Note; I wrote this article a couple of years ago, but I’ve always liked it so I’m republishing it now, with a few minor edits.
Yesterday, my first nephew was born. He is small and wrinkled and has acne on his nose. He has wispy black hair and silvery-blue eyes. He knows the voices of his mother, father, and grandmother, and now the scents and sounds of the hospital. Mostly he’s been asleep when I’ve visited. He does not know about his home, going to school, or getting a job. He doesn’t know about casual friends, mean people, or birthday cake. He doesn’t know what the world will be like for him.
Life expectancy for a white male American at birth is currently 75.9 years. I don’t know how that is calculated, but it’s probably something like an average, drawn down a bit by the mortality of the young, and that the men of this generation who die of old age will last a bit longer than that. I figure my nephew has a good shot of seeing 2100, and his 89th birthday. He will be an old man, with great cottony billows of hair spilling out his ancient ears and nostrils. He might be cranky, but hopefully he’ll still be sharp as a tack. Given his family history, he has a one-quarter chance of being bald. Either way, his breathing will be slow, regular, marred by occasional coughs and rumbles.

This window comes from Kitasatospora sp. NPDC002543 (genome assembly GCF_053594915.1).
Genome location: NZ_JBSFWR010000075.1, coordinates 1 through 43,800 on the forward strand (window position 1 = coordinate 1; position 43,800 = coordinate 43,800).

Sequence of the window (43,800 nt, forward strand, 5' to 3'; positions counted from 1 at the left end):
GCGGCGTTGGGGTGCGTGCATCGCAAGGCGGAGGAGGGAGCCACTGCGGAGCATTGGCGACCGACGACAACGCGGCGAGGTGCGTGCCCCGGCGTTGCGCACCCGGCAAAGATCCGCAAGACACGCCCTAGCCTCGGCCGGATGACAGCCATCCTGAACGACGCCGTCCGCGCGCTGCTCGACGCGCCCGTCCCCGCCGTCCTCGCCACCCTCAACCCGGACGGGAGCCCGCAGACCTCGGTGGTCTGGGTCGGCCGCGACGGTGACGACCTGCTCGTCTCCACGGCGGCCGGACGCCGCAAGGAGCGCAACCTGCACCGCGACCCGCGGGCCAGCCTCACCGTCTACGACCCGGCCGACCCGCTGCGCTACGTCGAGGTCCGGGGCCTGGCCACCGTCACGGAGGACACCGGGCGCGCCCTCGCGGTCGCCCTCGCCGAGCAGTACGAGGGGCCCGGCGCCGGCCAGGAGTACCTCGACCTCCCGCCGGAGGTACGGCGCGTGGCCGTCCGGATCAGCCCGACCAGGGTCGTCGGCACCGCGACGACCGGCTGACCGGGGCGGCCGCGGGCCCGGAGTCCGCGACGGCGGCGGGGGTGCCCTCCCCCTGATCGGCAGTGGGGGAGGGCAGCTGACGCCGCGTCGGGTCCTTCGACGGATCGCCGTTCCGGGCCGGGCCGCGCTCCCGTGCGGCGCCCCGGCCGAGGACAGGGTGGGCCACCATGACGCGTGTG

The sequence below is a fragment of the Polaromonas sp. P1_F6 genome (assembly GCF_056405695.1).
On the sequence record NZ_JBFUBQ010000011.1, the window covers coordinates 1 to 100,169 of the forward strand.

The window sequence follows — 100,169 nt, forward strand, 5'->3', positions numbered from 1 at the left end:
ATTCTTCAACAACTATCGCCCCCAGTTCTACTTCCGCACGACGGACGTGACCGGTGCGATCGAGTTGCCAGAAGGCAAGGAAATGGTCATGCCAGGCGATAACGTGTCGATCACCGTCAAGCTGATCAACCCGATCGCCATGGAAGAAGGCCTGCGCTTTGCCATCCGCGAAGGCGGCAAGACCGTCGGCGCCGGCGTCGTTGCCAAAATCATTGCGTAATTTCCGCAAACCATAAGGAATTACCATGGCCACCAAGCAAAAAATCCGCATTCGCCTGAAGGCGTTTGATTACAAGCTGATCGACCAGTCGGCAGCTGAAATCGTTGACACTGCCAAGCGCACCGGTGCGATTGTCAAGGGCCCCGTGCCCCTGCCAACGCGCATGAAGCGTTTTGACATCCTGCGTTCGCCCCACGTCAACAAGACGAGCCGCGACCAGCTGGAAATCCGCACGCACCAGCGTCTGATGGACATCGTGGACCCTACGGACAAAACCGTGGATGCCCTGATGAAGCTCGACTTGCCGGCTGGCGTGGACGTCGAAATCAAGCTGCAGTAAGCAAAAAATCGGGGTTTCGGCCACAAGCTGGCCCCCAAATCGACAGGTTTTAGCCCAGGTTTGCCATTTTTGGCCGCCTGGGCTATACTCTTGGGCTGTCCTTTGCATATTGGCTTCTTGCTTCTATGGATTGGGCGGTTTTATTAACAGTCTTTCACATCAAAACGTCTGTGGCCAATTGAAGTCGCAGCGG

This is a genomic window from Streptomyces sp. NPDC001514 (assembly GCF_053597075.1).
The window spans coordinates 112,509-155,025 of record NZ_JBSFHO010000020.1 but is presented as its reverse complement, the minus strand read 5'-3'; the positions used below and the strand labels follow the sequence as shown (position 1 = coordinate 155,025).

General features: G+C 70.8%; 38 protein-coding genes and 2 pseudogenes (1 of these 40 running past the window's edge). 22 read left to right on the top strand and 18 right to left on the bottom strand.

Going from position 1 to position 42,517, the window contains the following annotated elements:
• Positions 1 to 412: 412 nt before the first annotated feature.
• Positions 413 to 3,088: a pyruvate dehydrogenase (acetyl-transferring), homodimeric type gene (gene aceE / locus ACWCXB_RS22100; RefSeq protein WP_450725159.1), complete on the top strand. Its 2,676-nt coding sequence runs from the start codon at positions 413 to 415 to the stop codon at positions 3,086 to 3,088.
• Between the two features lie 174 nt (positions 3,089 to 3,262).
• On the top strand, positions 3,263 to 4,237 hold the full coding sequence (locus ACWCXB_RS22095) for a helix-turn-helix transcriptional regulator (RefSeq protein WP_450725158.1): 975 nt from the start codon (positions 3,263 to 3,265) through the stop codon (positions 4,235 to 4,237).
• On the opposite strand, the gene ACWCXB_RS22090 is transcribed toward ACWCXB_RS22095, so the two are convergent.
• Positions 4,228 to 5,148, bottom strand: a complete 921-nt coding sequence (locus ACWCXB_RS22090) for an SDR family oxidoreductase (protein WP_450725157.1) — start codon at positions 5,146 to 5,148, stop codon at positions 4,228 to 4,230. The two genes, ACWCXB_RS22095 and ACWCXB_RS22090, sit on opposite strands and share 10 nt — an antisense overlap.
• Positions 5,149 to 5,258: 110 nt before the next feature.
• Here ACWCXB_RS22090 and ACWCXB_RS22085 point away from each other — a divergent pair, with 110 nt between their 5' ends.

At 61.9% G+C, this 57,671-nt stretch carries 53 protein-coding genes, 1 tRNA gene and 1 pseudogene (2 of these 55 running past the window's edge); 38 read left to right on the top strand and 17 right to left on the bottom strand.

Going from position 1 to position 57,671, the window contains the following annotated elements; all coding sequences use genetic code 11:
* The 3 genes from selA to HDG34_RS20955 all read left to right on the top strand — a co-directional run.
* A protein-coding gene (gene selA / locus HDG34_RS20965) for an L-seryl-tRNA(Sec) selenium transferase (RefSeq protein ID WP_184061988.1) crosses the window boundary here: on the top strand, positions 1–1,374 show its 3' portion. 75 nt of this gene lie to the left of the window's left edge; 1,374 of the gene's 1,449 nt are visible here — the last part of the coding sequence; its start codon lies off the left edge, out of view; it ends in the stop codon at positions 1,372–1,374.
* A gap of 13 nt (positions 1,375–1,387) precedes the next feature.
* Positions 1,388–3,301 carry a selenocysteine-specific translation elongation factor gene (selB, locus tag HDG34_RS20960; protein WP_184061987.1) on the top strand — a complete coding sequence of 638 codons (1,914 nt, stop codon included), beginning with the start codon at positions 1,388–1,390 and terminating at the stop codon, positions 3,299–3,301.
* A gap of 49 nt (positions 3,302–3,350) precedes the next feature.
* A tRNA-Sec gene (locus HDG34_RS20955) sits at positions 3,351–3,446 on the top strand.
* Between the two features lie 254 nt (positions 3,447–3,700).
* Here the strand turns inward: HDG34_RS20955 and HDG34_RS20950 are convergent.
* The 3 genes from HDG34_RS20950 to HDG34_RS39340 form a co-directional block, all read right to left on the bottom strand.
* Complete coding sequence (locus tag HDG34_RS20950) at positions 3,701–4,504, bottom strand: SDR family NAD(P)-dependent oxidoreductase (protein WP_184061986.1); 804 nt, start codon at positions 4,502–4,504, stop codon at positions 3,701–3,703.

Today, he breathes rapidly, his tiny barrel chest bared to the sun-lamp to treat a mild case of baby jaundice. When he remembers he is all alone in his tanning bed he cries, his lower jaw vibrating oddly, and his mother reaches in to rub his belly. Her hand cups his entire ribcage.
He comes from farming people in the Piedmont of the Mid-Atlantic, an extended, cheerfully argumentative community likely to hold him close for many years. He could stay here. This land could be his world until he dies, the outer reaches of what we can imagine for him coinciding curiously with the outer reaches of time across which global climate change predictions make any claim at all to be reliable.
Climate change predictions are made by powerful computers working off various scenarios of technological and social development. For each scenario—how well future emissions are controlled, what future birthrates and economic development patterns are like—there are various predictions that diverge, as time goes on, like the anticipated tracks of a hurricane. Which scenario will play out is impossible to predict; these are not prophesies, they are examples, what might happen as a result of what we, collectively, do or don’t do. They are the best we’ve got.